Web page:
Have you ever noticed that when you’re not using your computer or even not “intensively” using it, it seems like your hard drive is really busy as though it is searching for something? The hard disk drive LED will start flashing and sometimes you can even hear that the hard drive is grinding. Funny thing is this can still happen even if you have closed all running programs. If you’re using a laptop, it’s even worse because the fan will start spinning like mad when the hard drive or processor is working hard and this will shorten the battery life!
Most of the time the culprits that cause your hard drive to work in the background are things like anti-virus software, anti-spyware software, instant messenger programs (IM), and Microsoft’s own indexing service. It’s not so bad if a legitimate program is making your hard drive work but you’ll never know among all the legitimate activity if a hacker is doing a search on your hard drive looking for confidential information!
Unfortunately, Microsoft didn’t include a tool to diagnose and check what program is secretly accessing your hard drive. The built-in Windows Task Manager doesn’t show you anything at all other than CPU and Memory Usage. So I am going to show you how to find out what process is busy reading and writing your hard drive when you’re not causing it.
Here are two tools that can check what is accessing your hard drive.
1. Process Monitor
Process Monitor by SysInternals watches and displays a comprehensive amount of file system activity on a system in real-time. Its advanced capabilities make it a powerful tool for exploring the way Windows works, seeing how applications use the files and DLLs as well as how they interact with the registry, or tracking down problems in system or application file configurations. Process Monitor’s timestamping feature will show you precisely when every open, read, write or delete, happens, and its Result column tells you the outcome.
Process Monitor is so easy to use that you’ll get a great idea of what is going on under the hood of your system within minutes. It begins monitoring when you start it, and its output window can be saved to a file for off-line viewing. There is a full search capability, and if you find that you’re getting information overload, simply set up one or more filters.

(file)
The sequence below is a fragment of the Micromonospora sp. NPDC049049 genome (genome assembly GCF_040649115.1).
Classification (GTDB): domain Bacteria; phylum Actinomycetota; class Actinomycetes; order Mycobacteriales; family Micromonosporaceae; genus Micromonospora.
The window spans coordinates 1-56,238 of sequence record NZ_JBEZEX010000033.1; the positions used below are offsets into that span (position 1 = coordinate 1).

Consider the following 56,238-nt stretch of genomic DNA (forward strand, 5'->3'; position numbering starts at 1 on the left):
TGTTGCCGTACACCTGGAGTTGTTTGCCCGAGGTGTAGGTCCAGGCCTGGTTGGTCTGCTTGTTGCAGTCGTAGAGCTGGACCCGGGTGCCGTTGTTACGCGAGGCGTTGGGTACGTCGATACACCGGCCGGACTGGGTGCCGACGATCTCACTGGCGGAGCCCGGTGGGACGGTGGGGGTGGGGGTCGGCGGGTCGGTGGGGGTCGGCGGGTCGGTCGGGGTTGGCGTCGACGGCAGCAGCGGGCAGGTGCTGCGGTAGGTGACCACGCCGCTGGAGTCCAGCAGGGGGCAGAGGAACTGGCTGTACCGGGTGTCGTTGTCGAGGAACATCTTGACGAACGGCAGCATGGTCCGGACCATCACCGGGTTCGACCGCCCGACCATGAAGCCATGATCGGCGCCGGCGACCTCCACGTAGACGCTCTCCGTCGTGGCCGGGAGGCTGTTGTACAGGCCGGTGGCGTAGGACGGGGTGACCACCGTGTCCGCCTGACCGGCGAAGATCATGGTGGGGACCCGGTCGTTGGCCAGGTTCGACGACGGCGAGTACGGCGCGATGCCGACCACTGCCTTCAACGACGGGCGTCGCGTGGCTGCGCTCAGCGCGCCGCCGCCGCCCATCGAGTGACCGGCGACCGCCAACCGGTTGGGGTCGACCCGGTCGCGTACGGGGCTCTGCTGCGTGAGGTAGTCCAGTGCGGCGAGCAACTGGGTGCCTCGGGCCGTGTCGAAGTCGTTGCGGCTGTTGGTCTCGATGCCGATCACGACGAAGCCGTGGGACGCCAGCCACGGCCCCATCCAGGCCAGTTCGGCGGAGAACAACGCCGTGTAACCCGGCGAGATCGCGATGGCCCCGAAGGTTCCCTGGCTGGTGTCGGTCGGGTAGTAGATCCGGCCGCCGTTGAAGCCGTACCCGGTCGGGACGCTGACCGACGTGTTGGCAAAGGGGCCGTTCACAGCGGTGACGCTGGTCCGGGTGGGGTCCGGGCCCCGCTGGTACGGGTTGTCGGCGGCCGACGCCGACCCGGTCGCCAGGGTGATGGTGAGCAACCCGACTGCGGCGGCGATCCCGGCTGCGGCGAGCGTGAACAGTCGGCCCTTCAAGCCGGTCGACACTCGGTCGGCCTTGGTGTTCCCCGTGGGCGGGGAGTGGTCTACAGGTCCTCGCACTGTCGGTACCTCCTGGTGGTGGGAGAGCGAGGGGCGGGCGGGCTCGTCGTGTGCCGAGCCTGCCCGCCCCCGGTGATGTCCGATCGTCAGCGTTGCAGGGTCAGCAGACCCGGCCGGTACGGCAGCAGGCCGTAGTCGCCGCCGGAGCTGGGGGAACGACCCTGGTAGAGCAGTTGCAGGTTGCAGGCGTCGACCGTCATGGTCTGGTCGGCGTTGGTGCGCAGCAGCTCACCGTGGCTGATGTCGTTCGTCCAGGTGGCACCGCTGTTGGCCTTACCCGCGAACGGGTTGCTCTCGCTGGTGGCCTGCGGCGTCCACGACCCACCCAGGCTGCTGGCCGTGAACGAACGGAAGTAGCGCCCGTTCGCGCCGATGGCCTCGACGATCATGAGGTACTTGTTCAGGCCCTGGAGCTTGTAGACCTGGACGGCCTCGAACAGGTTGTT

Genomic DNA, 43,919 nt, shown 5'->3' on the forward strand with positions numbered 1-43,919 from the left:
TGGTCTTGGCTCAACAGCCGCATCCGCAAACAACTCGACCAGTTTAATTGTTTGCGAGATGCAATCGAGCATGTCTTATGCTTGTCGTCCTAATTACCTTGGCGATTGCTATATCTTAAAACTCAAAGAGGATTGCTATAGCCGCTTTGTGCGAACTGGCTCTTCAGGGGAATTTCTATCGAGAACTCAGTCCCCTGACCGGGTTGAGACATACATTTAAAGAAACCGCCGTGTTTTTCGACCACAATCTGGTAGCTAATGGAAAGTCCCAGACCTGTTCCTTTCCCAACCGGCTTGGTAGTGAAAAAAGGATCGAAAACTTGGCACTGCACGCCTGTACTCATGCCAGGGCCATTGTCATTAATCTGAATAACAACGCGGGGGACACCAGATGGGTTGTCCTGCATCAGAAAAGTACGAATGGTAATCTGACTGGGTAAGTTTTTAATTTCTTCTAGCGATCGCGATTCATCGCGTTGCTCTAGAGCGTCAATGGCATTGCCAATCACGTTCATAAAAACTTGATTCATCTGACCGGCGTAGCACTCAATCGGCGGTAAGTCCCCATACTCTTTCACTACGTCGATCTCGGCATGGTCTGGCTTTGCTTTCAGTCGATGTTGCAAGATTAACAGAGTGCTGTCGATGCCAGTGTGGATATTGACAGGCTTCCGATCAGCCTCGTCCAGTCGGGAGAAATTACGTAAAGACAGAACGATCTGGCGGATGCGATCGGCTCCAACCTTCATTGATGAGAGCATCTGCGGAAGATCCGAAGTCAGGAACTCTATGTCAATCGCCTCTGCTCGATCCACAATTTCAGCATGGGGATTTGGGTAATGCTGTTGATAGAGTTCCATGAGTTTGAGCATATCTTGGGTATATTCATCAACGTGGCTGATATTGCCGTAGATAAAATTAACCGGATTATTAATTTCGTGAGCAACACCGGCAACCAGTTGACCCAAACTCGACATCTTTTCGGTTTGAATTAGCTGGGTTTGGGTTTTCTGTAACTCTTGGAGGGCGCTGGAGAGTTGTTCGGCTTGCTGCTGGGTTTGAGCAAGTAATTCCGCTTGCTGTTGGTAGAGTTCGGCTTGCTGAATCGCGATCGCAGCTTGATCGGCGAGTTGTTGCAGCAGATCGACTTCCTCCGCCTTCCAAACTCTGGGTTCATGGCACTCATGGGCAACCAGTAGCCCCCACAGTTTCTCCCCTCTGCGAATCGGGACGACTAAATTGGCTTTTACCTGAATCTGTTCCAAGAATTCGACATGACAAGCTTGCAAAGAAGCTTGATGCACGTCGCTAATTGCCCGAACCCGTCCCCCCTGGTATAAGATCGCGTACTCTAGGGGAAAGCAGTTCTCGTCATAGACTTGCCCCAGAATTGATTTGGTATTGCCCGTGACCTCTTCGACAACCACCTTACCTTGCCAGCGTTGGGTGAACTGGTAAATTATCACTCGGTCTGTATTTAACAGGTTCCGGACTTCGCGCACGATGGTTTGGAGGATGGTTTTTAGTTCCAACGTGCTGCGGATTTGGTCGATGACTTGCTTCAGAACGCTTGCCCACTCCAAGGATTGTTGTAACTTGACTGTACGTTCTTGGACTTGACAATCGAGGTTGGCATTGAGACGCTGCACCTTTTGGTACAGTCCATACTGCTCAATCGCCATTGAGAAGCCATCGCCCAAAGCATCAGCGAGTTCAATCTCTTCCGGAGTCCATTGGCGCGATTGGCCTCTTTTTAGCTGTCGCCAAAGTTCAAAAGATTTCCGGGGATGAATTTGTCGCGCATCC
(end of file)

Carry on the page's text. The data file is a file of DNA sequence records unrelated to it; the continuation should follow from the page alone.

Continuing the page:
For a more detailed look at disk activity, go to the Tools menu -> File Summary… and you will have a vast amount of information about what exactly has been accessing your hard drive and the amount of data any file has read or written. There is also a tab where the disk activity can be sorted by folder. This is useful to detect if the disk is being accessed from non standard locations such as the Windows Temp folder. The Extension tab can sort everything by the file that has accessed the drive’s extension. Unrecognized files with an extension type like VBS, BAT, COM or EXE can then be traced to see if they are using the drive to perhaps cause problems.
There is a similar tool called DiskMon, which is also developed by the same author SysInternals. It can log and display all hard disk activity on a Windows system but it only tells you which sector is being read or written. This makes it not easy to tell which file or program is accessing your hard drive using DiskMon alone.
2. AnVir Task Manager
AnVir Task Manager Free is freeware utility software that gives users a comprehensive set of tools to put them in full control of their computer. It gives you detailed information about every process that is running, and about applications running automatically on Windows startup including all hidden applications.
AnVir Task Manager is a very advanced yet simple to use Task Manager. It has a feature called “Disk Load” on the Processes tab where you can see the rate of disk activity which summarizes the amount of data read, written and transferred by a process per second.